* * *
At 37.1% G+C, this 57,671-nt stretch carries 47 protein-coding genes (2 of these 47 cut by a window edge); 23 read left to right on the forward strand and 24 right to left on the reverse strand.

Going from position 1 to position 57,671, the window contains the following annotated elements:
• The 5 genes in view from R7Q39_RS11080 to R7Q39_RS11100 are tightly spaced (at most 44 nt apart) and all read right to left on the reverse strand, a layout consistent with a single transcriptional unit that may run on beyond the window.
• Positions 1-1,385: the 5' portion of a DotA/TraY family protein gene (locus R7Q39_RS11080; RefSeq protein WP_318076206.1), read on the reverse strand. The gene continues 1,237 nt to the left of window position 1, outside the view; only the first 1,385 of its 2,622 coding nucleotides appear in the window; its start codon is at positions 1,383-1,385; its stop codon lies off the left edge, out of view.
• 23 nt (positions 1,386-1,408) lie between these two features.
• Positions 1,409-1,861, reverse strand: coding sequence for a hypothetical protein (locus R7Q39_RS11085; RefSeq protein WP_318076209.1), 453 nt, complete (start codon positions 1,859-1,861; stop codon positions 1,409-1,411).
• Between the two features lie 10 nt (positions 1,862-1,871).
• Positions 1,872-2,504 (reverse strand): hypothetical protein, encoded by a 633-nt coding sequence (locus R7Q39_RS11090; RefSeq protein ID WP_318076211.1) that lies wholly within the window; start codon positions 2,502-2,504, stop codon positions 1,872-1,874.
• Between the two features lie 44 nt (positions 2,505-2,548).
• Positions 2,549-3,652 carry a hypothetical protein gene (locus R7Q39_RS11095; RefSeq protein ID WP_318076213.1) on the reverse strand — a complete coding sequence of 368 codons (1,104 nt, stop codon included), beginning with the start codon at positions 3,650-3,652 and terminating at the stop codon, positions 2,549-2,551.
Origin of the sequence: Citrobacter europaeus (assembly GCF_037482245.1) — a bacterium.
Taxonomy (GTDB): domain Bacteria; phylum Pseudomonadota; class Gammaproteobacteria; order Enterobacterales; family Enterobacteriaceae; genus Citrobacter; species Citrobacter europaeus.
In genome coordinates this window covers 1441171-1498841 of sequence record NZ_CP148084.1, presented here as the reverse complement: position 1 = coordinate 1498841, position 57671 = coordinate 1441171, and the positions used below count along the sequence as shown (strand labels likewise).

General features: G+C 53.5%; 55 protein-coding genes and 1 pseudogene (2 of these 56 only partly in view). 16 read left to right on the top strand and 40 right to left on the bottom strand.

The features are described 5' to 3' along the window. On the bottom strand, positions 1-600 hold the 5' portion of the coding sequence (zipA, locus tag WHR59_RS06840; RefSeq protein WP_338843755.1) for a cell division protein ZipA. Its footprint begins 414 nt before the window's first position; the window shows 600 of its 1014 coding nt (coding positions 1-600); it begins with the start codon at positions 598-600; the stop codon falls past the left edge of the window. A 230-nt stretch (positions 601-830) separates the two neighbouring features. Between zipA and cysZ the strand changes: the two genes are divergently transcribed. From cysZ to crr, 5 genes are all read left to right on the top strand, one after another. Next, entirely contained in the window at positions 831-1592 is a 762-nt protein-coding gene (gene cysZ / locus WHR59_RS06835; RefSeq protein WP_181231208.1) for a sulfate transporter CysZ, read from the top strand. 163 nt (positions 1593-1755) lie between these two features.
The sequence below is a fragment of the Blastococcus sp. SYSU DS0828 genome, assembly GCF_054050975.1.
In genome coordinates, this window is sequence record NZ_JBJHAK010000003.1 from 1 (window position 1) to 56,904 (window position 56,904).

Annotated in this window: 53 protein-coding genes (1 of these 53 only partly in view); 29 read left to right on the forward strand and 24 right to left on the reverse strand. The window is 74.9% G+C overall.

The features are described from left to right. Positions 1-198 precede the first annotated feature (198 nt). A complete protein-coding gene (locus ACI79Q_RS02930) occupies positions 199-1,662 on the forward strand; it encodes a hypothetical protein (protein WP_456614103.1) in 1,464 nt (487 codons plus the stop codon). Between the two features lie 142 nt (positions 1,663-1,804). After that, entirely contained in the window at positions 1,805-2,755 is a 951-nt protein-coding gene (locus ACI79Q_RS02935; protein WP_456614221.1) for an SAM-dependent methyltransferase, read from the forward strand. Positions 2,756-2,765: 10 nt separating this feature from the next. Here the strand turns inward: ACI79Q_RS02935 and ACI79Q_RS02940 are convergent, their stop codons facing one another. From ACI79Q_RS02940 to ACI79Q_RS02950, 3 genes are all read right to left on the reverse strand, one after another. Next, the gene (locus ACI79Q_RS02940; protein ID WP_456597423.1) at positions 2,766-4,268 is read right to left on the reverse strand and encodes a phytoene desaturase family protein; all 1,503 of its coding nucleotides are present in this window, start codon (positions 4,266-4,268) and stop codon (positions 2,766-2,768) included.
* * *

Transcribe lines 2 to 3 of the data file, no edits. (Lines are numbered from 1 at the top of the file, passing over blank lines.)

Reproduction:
Going from position 1 to position 57,671, the window contains the following annotated elements:
• The 5 genes in view from R7Q39_RS11080 to R7Q39_RS11100 are tightly spaced (at most 44 nt apart) and all read right to left on the reverse strand, a layout consistent with a single transcriptional unit that may run on beyond the window.